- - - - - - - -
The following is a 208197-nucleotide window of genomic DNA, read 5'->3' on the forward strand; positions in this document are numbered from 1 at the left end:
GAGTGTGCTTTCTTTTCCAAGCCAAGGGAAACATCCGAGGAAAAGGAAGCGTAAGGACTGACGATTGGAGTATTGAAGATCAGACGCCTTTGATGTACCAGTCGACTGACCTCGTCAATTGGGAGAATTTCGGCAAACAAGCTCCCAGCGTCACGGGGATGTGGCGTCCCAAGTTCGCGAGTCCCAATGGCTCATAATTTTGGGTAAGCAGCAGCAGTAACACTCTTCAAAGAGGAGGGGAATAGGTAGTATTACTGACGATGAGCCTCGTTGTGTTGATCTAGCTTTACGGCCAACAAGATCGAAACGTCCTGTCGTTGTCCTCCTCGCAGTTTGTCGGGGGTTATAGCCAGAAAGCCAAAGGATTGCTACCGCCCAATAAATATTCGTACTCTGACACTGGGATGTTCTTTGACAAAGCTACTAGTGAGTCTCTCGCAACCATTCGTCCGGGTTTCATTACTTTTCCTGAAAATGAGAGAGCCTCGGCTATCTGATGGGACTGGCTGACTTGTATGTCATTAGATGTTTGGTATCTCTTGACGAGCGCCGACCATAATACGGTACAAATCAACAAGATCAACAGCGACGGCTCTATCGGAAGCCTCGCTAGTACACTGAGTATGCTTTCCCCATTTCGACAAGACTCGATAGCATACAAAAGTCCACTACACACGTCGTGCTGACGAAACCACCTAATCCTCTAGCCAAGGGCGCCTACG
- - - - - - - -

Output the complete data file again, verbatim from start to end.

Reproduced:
The following is a 208197-nucleotide window of genomic DNA, read 5'->3' on the forward strand; positions in this document are numbered from 1 at the left end:
GAGTGTGCTTTCTTTTCCAAGCCAAGGGAAACATCCGAGGAAAAGGAAGCGTAAGGACTGACGATTGGAGTATTGAAGATCAGACGCCTTTGATGTACCAGTCGACTGACCTCGTCAATTGGGAGAATTTCGGCAAACAAGCTCCCAGCGTCACGGGGATGTGGCGTCCCAAGTTCGCGAGTCCCAATGGCTCATAATTTTGGGTAAGCAGCAGCAGTAACACTCTTCAAAGAGGAGGGGAATAGGTAGTATTACTGACGATGAGCCTCGTTGTGTTGATCTAGCTTTACGGCCAACAAGATCGAAACGTCCTGTCGTTGTCCTCCTCGCAGTTTGTCGGGGGTTATAGCCAGAAAGCCAAAGGATTGCTACCGCCCAATAAATATTCGTACTCTGACACTGGGATGTTCTTTGACAAAGCTACTAGTGAGTCTCTCGCAACCATTCGTCCGGGTTTCATTACTTTTCCTGAAAATGAGAGAGCCTCGGCTATCTGATGGGACTGGCTGACTTGTATGTCATTAGATGTTTGGTATCTCTTGACGAGCGCCGACCATAATACGGTACAAATCAACAAGATCAACAGCGACGGCTCTATCGGAAGCCTCGCTAGTACACTGAGTATGCTTTCCCCATTTCGACAAGACTCGATAGCATACAAAAGTCCACTACACACGTCGTGCTGACGAAACCACCTAATCCTCTAGCCAAGGGCGCCTACG